This week, I stumbled on etmoocing colleague Catherine's post on "Enacting Digital Identity" which looked at "digital dualism", the idea that there is a clear separation between the "real" and the "virtual"and the complexity of interaction between student and teacher in those contexts where the enactment of digital identity poses some interesting questions. Catherine writes wearing her educator's hat, and although this post (and other excellent entries in her blog) was written before etmooc, I gather there might be some discussions happening in the mooc where her experience in teaching about this has been harnessed within the learning community. For me, etmooc is so nebulous that I really struggle to find where these conversations occur and I sense them only through the ghostly digital footprints they leave in the twitter and blogospheres. One day I hope to nail one down and join in, but that's another story....
Also this week, fellow student Ary, in her unmistakably intimate style, delved into how others may perceive and judge us through the identities that we project in the digital realm. "To Cyberspace with Love" is a very reflective piece which takes us on a journey from identity in the real world (as seen through the medium of film) to cyberspace where, through the opportunity for self discovery, we might find a comfortable niche in which aspects of self which struggle to thrive in the world of light and air can blossom. (Woah, long sentence)
The other post I really enjoyed was written by Susana. "A general idea" is a philosophical discussion about the way knowledge is constructed and how that relates to the revolution in education of which we are all part. Whilst not about digital identity, Susana is unleashing her inner English speaking self, hoping that her Spanish friend sits quietly in the background. And although a bit of Spanish thinking finds its way onto the page, nothing is lost in translation: the messages in this article come through loud and clear. In fact, I just love reading the thoughts of people for whom English is not their native tongue. They often have the ability to drill straight to the point without the extravagant excesses of verbal profusion. And besides, it is often poetically beautiful in its simplicity and unique expression.
And so to myself, what have I chosen, subconsciously or otherwise, to project through what I write and how I write about it? I have consciously decided to steer clear of my academic persona. It's pretty dry (I have one of those highly focused scientist's brains) and if that was what I chose to present, then nobody would give my blog a second look and I'd be friendless in this community. Besides, it's too boring and requires too much brain grinding for a summer holiday activity.
Much of my life's writing has been as a ghost writer. Now psychotherapists could have a field day with that one, especially since I write for my husband, whose unstructured, humorous and highly unconventional, engaging style I can emulate with such similarity that his editors cannot tell which is his and which is mine. Actually, they have never known it wasn't him, so fortunately I use my own name (not my married title) in my online projections of self. Please keep my secret safe. Actually, that's not entirely true. I use my own name because it is my own name and in cyberspace, I can choose whichever name I want. Period.
Do I write as a teacher? Maybe I identify myself as one, but I write with such lack of discipline here on my blog, that I certainty don't sound like one. Anyhow, I'm not really a teacher, I'm a tutor, a mentor a facilitator. That's the conscious way I choose to tag myself.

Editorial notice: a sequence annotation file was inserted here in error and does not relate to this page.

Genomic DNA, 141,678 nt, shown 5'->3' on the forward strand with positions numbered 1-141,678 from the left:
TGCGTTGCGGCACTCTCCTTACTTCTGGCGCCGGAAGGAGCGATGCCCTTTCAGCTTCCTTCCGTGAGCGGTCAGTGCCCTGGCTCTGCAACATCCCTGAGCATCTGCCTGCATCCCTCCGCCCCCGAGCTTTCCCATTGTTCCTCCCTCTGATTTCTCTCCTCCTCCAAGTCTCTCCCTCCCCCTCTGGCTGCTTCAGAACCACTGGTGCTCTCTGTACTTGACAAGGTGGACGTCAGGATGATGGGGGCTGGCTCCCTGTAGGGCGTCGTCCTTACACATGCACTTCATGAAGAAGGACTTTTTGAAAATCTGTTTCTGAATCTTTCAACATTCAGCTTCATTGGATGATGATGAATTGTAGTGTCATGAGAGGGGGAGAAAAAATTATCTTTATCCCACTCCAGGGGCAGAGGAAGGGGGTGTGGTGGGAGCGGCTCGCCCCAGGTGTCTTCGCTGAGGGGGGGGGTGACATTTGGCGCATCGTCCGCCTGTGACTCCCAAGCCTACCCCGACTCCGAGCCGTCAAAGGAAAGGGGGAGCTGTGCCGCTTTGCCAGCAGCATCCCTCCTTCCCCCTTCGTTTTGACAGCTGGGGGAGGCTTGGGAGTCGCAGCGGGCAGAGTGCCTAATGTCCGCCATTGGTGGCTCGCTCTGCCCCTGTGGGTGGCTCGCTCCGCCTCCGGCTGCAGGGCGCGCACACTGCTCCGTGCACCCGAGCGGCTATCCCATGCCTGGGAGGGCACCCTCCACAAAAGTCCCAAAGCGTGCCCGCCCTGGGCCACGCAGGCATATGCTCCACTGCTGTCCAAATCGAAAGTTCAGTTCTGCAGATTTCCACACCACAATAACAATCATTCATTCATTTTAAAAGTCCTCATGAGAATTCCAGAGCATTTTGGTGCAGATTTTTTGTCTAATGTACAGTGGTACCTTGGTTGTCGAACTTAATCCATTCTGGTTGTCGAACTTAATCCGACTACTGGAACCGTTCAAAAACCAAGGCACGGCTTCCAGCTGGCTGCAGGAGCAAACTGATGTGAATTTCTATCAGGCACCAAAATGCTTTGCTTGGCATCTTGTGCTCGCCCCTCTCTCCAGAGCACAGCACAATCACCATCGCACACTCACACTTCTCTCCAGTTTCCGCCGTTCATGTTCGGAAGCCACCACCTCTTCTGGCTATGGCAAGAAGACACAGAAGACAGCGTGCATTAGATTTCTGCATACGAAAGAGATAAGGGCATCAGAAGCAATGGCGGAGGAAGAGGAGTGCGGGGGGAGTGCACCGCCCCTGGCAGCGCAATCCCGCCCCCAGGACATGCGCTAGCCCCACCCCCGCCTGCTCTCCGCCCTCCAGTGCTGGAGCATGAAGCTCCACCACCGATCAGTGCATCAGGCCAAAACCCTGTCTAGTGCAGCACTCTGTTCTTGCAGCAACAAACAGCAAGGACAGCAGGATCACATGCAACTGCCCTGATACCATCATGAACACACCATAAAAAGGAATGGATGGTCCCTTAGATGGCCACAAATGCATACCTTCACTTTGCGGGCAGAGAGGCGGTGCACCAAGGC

So who am I here? I don't actually know, I think it's me. It's a journalling me, thinking aloud in words, thrashing an idea out on a keyboard. I thought there was only one me, but I can see there are many, all those different people in my head! When we hook up on our MOOC journey, which person will it be that others think they are connecting with? And which of their selves will I make friends with?
I'm drawn to Ary's writings because they are personal, vulnerable and inviting.They don't exclude you, they draw you in and inspire you to question. I've talked with her online, and she's actually a lot like her writing self. I'm drawn to Catherine's writings because they are interesting and authoritative. I kind of trust that what she says is well informed and "right". I'm drawn to Susana's blog because I'm intrigued to follow her development through the course, to see how her ideas emerge as she develops fluency of thought and language. I haven't had the opportunity to find out if Catherine and Susana are their moocing writing selves. I guess we are an aggregate of our personas, so that "writing self" will be in there somewhere.
I'm not in this for grades or a job or to use my writings for another course. I'm here for fun, intellectual stimulation and to learn some practical things about eLearning and develop some insight into the humanity of our relationship with technology. So I guess I will be drawn to those who it seems will partner me in that quest, whether just by virtue of their online presence or perhaps by a more connected relationship which may develop in whatever way. It will spring first from what they write and how they write it. If I don't understand what they are talking about, or if I don't identify with the person who emerges from that writing, then we won't connect. I suppose those who will connect with me will do so for reasons I will probably never know, although it will be someone who isn't put off by the rambling self indulgent nature of my blog.
Either way, it will be because what we write will need no translation, whichever one of our mulitple identities is putting it out there!
Future Identities: http://www.bis.gov.uk/assets/foresight/docs/identity/13-523-future-identities-changing-identities-report.pdf